The long-awaited official inquiry report into Britain's bitterly contested invasion of Iraq will finally be published today amid calls for Tony Blair to be held to account for taking the country to war.
Thirteen years after British troops crossed into Iraq and seven years after the inquiry began work, Sir John Chilcot will deliver his verdict on the UK's most controversial military engagement of the post war era.
The former Whitehall mandarin has said from the outset he would not rule on whether the invasion in 2003 was legal in terms of international law, pledging to provide a "full and insightful" account of the decision-making process.
But that is unlikely to quell the clamour for some form of legal action against the former prime minister if – as many expect – he is strongly criticised by Sir John and his inquiry panel.
With some families of the British personnel killed and injured in the conflict already dismissing the report as a "whitewash", Sir John insisted they had not shied away from criticism where it was justified.
"I made very clear right at the start of the inquiry that if we came across decisions or behaviour which deserved criticism then we wouldn't shy away from making it," he said in a pooled broadcast interview.
"And indeed, there have been more than a few instances where we are bound to do that. But we shall do it on a base of a rigorous analysis of the evidence that supports that finding."
The prosecutor at the International Criminal Court, Fatou Bensouda, has already made clear that charges cannot be brought in relation to the decision to go to war as the court has no jurisdiction over the "crime of aggression".
However General Sir Michael Rose, who commanded British troops in Bosnia in the 1990s and has been advising the families of some of the British dead and injured, said they were preparing to launch a civil action against Mr Blair.
"He has a personal responsibility as leader of this country to properly assess the intelligence and information that he is using to justify going to war," he told BBC Radio 4's The World at One.
"The consequences of that war have been utterly catastrophic. The families want to see justice and if it proves as a result of reading the report that there was dereliction of duty, malfeasance in public office, intelligence was negligently handled, then they will take action."
Sir John acknowledged the frustration at the time taken to complete the report but said they had faced a "huge task" in sifting through the tens of thousands of official documents as well as taking oral evidence from dozens of politicians, generals, diplomats and spies.
He had originally hoped it would be ready within two years of starting work in 2009, but it has since been hit by a series of delays.
The most serious has been bitter wrangling between the inquiry and the Cabinet Office over the de-classification of hundreds of official documents – most notably communications between Mr Blair and US president George Bush.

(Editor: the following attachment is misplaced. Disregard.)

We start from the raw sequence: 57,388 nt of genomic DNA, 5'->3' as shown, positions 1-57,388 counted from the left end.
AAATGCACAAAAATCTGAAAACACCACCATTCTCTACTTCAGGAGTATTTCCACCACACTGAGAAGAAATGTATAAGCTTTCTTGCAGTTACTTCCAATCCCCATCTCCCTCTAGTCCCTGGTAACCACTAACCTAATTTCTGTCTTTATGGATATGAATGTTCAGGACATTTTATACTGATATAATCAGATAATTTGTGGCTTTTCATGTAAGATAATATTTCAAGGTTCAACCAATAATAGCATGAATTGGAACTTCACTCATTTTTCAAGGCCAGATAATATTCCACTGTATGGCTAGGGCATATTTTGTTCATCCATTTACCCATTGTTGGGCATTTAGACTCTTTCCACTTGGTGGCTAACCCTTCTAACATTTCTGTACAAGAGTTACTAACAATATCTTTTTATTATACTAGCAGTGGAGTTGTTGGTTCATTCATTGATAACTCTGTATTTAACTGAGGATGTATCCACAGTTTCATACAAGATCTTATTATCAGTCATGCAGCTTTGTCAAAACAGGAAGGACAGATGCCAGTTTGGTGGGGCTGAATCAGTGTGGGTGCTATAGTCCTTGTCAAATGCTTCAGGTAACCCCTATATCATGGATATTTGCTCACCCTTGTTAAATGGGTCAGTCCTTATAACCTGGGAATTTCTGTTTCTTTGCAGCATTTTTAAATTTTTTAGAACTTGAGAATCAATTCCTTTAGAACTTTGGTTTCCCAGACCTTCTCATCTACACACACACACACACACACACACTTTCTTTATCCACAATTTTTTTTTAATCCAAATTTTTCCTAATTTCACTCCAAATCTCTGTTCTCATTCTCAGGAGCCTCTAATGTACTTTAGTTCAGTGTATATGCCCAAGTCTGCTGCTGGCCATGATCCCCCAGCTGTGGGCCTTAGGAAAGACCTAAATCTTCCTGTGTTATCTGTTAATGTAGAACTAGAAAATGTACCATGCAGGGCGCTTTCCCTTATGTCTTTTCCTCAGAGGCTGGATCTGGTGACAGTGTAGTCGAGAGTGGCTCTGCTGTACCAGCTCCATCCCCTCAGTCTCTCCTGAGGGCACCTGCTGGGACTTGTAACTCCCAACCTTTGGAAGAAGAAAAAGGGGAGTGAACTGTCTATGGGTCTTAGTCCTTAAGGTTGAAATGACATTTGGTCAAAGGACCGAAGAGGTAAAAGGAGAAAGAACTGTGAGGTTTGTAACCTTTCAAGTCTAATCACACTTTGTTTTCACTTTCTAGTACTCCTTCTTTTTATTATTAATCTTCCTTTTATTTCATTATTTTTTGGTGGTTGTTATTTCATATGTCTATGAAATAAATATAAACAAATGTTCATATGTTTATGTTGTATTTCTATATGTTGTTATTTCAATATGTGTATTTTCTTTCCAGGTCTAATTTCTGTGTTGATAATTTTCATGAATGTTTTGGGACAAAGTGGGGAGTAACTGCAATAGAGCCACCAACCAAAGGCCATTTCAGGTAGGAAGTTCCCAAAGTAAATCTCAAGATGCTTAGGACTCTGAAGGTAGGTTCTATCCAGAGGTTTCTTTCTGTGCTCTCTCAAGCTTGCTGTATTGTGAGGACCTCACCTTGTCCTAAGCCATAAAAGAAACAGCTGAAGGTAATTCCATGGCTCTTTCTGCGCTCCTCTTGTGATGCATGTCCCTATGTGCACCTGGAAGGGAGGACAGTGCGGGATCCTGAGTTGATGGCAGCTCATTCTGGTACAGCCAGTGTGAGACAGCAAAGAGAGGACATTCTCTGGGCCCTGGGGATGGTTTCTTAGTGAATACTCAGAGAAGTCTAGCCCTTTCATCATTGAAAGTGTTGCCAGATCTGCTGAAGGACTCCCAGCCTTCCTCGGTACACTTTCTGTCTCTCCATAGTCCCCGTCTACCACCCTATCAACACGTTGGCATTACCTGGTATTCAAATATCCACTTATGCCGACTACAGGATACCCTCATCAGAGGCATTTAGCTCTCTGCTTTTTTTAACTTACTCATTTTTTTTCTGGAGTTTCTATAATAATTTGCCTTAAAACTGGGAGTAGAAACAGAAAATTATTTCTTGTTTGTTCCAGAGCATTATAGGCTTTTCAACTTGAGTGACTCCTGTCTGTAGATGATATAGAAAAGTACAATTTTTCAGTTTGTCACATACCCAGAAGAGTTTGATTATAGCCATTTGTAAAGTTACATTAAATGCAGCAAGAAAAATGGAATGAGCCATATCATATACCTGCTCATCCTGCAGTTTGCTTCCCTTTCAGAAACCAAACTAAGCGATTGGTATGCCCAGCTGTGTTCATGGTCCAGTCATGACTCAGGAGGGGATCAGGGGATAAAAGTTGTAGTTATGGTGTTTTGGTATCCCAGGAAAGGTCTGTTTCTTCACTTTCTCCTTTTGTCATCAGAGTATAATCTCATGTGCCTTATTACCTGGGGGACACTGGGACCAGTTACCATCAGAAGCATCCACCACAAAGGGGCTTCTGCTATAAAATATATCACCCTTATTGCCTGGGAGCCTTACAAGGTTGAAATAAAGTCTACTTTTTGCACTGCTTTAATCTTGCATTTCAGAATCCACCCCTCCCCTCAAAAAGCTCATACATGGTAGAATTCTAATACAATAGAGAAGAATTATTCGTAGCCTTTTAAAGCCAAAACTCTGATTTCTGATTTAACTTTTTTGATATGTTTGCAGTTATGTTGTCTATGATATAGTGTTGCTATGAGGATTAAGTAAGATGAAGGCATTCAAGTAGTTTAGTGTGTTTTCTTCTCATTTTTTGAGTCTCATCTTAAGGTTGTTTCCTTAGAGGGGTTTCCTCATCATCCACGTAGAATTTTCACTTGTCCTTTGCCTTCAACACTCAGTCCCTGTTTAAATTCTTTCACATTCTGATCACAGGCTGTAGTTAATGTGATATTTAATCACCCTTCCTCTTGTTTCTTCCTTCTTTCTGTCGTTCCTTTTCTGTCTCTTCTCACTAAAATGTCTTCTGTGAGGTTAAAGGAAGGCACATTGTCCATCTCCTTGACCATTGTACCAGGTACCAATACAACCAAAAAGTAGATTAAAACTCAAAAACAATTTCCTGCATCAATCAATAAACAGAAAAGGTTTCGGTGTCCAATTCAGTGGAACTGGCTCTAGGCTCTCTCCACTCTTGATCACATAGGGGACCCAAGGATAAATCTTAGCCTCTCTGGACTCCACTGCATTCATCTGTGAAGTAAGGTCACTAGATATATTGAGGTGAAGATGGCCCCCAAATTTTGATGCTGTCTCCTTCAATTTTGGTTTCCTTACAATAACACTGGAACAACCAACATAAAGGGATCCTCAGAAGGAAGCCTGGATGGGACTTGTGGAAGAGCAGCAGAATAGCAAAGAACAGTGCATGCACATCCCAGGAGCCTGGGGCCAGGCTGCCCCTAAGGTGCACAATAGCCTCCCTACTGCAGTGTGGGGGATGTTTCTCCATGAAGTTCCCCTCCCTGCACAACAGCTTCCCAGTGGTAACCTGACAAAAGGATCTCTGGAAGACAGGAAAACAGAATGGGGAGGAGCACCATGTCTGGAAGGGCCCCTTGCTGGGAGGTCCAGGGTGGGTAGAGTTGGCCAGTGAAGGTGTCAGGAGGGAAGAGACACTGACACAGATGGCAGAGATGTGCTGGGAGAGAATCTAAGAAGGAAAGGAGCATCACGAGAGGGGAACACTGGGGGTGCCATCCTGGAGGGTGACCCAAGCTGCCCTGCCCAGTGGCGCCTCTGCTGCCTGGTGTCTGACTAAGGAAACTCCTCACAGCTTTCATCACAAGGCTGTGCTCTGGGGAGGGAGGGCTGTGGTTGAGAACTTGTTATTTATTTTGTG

In May 2014 it was finally announced an agreement had been reached between Sir John and Cabinet Secretary Sir Jeremy Heywood that "gists or quotes" from the correspondence could be published, although Mr Bush's views would not be reflected.
That was followed by a further period of delay while the inquiry carried out the so-called Maxwellisation process – allowing individuals facing criticism the chance to respond before the report was finalised.
With the final report running to 12 volumes plus summary with 2.6 million words, much of the focus will be on the section dealing with the decision to go to war.
The inquiry heard evidence that Mr Blair and Mr Bush reached an agreement "signed in blood" they would topple Iraq dictator Saddam Hussein when they met at the president's ranch in Crawford, Texas, a year before the invasion – a claim Mr Blair denied.
However issues covered by the report run far wider – from the diplomatic build-up to the invasion following the 9/11 attacks on the Twin Towers in 2001 through to the end of the UK occupation in 2009.
They include the intelligence on Saddam's supposed weapons of mass destruction – the original justification for military action – and the legal advice of attorney general Lord Goldsmith, who finally gave the green light just days before the invasion, having previously warned that further authorisation from the UN Security Council was needed.
It will also look at the equipment supplied to British troops, amid claims they were not given adequate protection, and the preparations for the occupation which saw Iraq descend into a bloody civil war in which tens of thousands - some estimates say hundreds of thousands - of civilians died.